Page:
Dionysus and Topological Data in Python

A basic, fast-paced, and hopefully understandable introduction to ideas and applications of topological data analysis (TDA) using Dionysus in Python.


Topological Data Analysis main points, extremely informally:

  • Topology is classes of surfaces continuously deformable into each other.
  • Surface is infinitely stretchy and compressible, but no ripping of the surface allowed.
  • Topological data is a discretization of ideas from topology.
  • Provides access to invariants (and more) under deformation.
  • Data has shape, and shape has meaning.
  • Difficult to understand high-dimensional (>3) space.

Famously, "the coffee cup is topologically equivalent to a donut".

Think of rescaling features as a deformation

In [38]:
import matplotlib.pyplot as plt
from mpl_toolkits.mplot3d import Axes3D

# Local companion package
from topology.data import coffee_mug
from topology.data import pail
from topology.plotting import plot_mug_3D
from topology.plotting import plot_pail_3D
from topology.plotting import plot_circle_2D

%matplotlib notebook

In [1]:
from IPython.display import Image
from IPython.display import display

Dionysus is a package for analyzing the topology (think holes, circles, handles, and the higher dimensional analogues) of data.

  • PRO: It's one of the few TDA options out there.
  • PRO: Accessible through python bindings.
  • PRO: Provides access to quite a few features.
  • CON: Not very well documented.
  • CON: Not completely accessible through Python.
  • CON: Code is difficult to read and navigate. (Especially C++ code for non-specialists).

It uses "persistent homology":

  • Connect points at each length scale from a range of scales.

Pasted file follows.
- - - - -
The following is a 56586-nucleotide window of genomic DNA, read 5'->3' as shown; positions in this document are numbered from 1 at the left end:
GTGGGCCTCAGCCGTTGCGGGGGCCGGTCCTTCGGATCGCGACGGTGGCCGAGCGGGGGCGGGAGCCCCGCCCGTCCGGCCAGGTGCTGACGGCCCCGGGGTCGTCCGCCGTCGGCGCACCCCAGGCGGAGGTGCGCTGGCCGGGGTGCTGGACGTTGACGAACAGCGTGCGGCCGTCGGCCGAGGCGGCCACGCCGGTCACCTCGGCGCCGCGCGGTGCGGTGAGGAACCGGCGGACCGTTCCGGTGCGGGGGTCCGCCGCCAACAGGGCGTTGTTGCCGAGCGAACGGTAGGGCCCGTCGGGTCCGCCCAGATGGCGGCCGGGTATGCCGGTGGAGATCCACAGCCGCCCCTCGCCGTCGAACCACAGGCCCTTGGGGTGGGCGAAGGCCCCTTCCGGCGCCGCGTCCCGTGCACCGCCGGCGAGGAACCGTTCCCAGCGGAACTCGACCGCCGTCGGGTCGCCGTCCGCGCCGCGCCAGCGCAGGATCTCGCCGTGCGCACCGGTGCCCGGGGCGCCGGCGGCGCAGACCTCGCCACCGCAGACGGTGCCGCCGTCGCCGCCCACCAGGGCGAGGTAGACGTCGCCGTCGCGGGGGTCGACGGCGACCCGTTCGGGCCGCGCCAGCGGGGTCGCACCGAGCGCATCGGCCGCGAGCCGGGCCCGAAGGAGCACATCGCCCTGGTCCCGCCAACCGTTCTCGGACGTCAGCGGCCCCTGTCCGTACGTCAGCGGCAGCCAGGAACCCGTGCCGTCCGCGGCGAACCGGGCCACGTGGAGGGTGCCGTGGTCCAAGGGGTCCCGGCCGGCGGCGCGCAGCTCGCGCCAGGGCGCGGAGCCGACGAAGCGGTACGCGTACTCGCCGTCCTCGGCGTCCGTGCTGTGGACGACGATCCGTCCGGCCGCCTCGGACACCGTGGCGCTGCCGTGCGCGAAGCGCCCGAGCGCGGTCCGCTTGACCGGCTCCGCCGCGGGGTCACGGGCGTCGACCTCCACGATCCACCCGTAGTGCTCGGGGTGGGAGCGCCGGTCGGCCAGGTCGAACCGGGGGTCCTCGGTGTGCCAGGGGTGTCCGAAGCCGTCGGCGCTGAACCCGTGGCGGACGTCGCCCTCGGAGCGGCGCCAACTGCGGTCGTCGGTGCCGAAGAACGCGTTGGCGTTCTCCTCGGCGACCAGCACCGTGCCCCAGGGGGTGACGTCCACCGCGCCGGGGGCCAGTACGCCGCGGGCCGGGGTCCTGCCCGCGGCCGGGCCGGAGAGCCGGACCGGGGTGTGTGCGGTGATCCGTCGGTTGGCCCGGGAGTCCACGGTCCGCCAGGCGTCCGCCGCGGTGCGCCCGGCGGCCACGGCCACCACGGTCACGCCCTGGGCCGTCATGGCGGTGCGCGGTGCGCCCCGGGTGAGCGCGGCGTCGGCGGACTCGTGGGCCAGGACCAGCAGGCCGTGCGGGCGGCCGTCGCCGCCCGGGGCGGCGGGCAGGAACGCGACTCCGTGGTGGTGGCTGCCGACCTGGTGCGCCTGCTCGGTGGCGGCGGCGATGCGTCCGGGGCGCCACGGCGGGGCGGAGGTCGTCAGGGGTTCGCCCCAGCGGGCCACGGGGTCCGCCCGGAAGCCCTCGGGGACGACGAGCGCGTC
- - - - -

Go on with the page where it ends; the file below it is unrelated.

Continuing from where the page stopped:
• Persistence: Feature stays over many length scales -- more important.
  • Add points, then add lines, then eventually circles, ...

By Example

In [39]:

<matplotlib.axes._subplots.AxesSubplot at 0x125101850>

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In [35]:

<matplotlib.axes._subplots.Axes3DSubplot at 0x1248f5bd0>

Dimensional reduction

Many dimensional reduction methods will obscure the topological nature of your data. Here is an example of where PCA does a good job of keeping some of the character of a coffee mug, but doesn't do well with a bucket.

In [8]:
%run pca_demo.py

In [1]:
%run d_explore.py

/Users/dylan/anaconda/envs/gp27/lib/python2.7/site-packages/matplotlib/font_manager.py:273: UserWarning: Matplotlib is building the font cache using fc-list. This may take a moment.
  warnings.warn('Matplotlib is building the font cache using fc-list. This may take a moment.')
/Users/dylan/Documents/programming/me/python/tda/Dionysus/build/bindings/python/dionysus/__init__.py:1: RuntimeWarning: to-Python converter for boost::shared_ptr<PersistenceDiagram<boost::python::api::object> > already registered; second conversion method ignored.
  from    _dionysus   import *
Distances Pairwise: time 3.19480895996e-05s
Distances Explicit: time 0.00259494781494s
Rips generate: time 0.0278868675232s
Filtration sort: time 0.148832082748s
Static persistence pairing simplices: time 0.00386214256287s
Dynamic persistence pairing simplices: time 0.0202660560608s
Simplex mapping: time 5.00679016113e-06s
[<31>, <0>]
[<32>, <0>]

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